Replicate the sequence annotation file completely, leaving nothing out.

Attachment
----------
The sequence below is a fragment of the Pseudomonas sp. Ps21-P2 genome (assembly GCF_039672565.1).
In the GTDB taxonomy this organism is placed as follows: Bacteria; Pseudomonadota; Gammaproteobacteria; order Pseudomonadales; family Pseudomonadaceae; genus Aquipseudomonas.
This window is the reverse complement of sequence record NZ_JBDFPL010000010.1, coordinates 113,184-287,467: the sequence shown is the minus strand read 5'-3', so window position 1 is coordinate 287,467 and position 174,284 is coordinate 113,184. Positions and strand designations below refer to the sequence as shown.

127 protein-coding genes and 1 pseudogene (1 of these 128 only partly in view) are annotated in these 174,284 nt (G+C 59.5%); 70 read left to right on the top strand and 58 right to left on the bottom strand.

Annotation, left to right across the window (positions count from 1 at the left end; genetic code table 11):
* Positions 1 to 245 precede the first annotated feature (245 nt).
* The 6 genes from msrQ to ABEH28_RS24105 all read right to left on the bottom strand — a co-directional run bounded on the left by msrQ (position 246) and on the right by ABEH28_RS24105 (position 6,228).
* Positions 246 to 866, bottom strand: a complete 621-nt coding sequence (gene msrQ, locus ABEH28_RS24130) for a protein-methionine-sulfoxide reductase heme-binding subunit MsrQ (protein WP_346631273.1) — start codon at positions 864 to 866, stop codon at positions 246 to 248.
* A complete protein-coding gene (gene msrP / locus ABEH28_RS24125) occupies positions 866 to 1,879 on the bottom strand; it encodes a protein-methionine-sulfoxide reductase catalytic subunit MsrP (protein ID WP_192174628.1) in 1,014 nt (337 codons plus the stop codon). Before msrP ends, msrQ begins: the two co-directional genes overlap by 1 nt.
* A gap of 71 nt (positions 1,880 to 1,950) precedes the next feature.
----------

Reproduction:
The sequence below is a fragment of the Pseudomonas sp. Ps21-P2 genome (assembly GCF_039672565.1).
In the GTDB taxonomy this organism is placed as follows: Bacteria; Pseudomonadota; Gammaproteobacteria; order Pseudomonadales; family Pseudomonadaceae; genus Aquipseudomonas.
This window is the reverse complement of sequence record NZ_JBDFPL010000010.1, coordinates 113,184-287,467: the sequence shown is the minus strand read 5'-3', so window position 1 is coordinate 287,467 and position 174,284 is coordinate 113,184. Positions and strand designations below refer to the sequence as shown.

127 protein-coding genes and 1 pseudogene (1 of these 128 only partly in view) are annotated in these 174,284 nt (G+C 59.5%); 70 read left to right on the top strand and 58 right to left on the bottom strand.

Annotation, left to right across the window (positions count from 1 at the left end; genetic code table 11):
* Positions 1 to 245 precede the first annotated feature (245 nt).
* The 6 genes from msrQ to ABEH28_RS24105 all read right to left on the bottom strand — a co-directional run bounded on the left by msrQ (position 246) and on the right by ABEH28_RS24105 (position 6,228).
* Positions 246 to 866, bottom strand: a complete 621-nt coding sequence (gene msrQ, locus ABEH28_RS24130) for a protein-methionine-sulfoxide reductase heme-binding subunit MsrQ (protein WP_346631273.1) — start codon at positions 864 to 866, stop codon at positions 246 to 248.
* A complete protein-coding gene (gene msrP / locus ABEH28_RS24125) occupies positions 866 to 1,879 on the bottom strand; it encodes a protein-methionine-sulfoxide reductase catalytic subunit MsrP (protein ID WP_192174628.1) in 1,014 nt (337 codons plus the stop codon). Before msrP ends, msrQ begins: the two co-directional genes overlap by 1 nt.
* A gap of 71 nt (positions 1,880 to 1,950) precedes the next feature.